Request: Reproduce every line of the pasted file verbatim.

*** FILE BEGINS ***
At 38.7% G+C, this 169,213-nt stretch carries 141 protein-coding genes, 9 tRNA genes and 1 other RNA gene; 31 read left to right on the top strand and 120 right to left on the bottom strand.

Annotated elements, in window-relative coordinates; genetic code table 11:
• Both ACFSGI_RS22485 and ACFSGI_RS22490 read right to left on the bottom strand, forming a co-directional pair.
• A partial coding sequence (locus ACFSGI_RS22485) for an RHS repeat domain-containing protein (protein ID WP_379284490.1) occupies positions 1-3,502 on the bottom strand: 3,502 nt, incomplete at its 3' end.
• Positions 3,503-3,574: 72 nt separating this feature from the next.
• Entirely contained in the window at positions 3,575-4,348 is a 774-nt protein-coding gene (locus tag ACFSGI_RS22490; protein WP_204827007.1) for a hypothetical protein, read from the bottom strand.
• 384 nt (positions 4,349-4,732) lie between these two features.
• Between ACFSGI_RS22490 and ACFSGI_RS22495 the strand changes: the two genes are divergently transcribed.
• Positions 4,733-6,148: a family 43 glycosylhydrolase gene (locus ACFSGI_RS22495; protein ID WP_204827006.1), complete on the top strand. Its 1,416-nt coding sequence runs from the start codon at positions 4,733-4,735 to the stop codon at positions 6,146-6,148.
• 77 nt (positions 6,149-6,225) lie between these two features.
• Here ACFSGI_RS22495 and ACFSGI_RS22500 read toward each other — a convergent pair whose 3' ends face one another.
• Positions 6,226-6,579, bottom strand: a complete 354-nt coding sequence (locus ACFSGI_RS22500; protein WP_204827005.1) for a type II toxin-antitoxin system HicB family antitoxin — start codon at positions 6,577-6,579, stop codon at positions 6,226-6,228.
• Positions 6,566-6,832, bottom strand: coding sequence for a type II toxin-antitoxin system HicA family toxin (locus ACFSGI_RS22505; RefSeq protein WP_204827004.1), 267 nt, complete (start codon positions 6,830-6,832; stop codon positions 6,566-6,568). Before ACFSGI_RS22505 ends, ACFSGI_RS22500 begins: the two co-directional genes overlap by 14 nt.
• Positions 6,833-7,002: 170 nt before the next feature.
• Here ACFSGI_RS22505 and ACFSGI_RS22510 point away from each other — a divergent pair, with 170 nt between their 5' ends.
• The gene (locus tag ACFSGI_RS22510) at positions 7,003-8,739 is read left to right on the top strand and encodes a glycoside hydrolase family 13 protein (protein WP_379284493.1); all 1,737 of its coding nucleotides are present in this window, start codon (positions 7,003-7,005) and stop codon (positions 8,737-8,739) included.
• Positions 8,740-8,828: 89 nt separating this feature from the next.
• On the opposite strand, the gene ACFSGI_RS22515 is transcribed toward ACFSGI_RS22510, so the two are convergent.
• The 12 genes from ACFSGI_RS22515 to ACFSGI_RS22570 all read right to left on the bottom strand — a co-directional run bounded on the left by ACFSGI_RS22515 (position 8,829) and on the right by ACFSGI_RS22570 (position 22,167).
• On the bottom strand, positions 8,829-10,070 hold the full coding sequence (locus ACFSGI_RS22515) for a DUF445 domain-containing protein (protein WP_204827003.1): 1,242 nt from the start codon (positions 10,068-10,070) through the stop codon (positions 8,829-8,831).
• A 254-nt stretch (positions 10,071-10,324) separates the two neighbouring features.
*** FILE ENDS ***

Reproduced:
At 38.7% G+C, this 169,213-nt stretch carries 141 protein-coding genes, 9 tRNA genes and 1 other RNA gene; 31 read left to right on the top strand and 120 right to left on the bottom strand.

Annotated elements, in window-relative coordinates; genetic code table 11:
• Both ACFSGI_RS22485 and ACFSGI_RS22490 read right to left on the bottom strand, forming a co-directional pair.
• A partial coding sequence (locus ACFSGI_RS22485) for an RHS repeat domain-containing protein (protein ID WP_379284490.1) occupies positions 1-3,502 on the bottom strand: 3,502 nt, incomplete at its 3' end.
• Positions 3,503-3,574: 72 nt separating this feature from the next.
• Entirely contained in the window at positions 3,575-4,348 is a 774-nt protein-coding gene (locus tag ACFSGI_RS22490; protein WP_204827007.1) for a hypothetical protein, read from the bottom strand.
• 384 nt (positions 4,349-4,732) lie between these two features.
• Between ACFSGI_RS22490 and ACFSGI_RS22495 the strand changes: the two genes are divergently transcribed.
• Positions 4,733-6,148: a family 43 glycosylhydrolase gene (locus ACFSGI_RS22495; protein ID WP_204827006.1), complete on the top strand. Its 1,416-nt coding sequence runs from the start codon at positions 4,733-4,735 to the stop codon at positions 6,146-6,148.
• 77 nt (positions 6,149-6,225) lie between these two features.
• Here ACFSGI_RS22495 and ACFSGI_RS22500 read toward each other — a convergent pair whose 3' ends face one another.
• Positions 6,226-6,579, bottom strand: a complete 354-nt coding sequence (locus ACFSGI_RS22500; protein WP_204827005.1) for a type II toxin-antitoxin system HicB family antitoxin — start codon at positions 6,577-6,579, stop codon at positions 6,226-6,228.
• Positions 6,566-6,832, bottom strand: coding sequence for a type II toxin-antitoxin system HicA family toxin (locus ACFSGI_RS22505; RefSeq protein WP_204827004.1), 267 nt, complete (start codon positions 6,830-6,832; stop codon positions 6,566-6,568). Before ACFSGI_RS22505 ends, ACFSGI_RS22500 begins: the two co-directional genes overlap by 14 nt.
• Positions 6,833-7,002: 170 nt before the next feature.
• Here ACFSGI_RS22505 and ACFSGI_RS22510 point away from each other — a divergent pair, with 170 nt between their 5' ends.
• The gene (locus tag ACFSGI_RS22510) at positions 7,003-8,739 is read left to right on the top strand and encodes a glycoside hydrolase family 13 protein (protein WP_379284493.1); all 1,737 of its coding nucleotides are present in this window, start codon (positions 7,003-7,005) and stop codon (positions 8,737-8,739) included.
• Positions 8,740-8,828: 89 nt separating this feature from the next.
• On the opposite strand, the gene ACFSGI_RS22515 is transcribed toward ACFSGI_RS22510, so the two are convergent.
• The 12 genes from ACFSGI_RS22515 to ACFSGI_RS22570 all read right to left on the bottom strand — a co-directional run bounded on the left by ACFSGI_RS22515 (position 8,829) and on the right by ACFSGI_RS22570 (position 22,167).
• On the bottom strand, positions 8,829-10,070 hold the full coding sequence (locus ACFSGI_RS22515) for a DUF445 domain-containing protein (protein WP_204827003.1): 1,242 nt from the start codon (positions 10,068-10,070) through the stop codon (positions 8,829-8,831).
• A 254-nt stretch (positions 10,071-10,324) separates the two neighbouring features.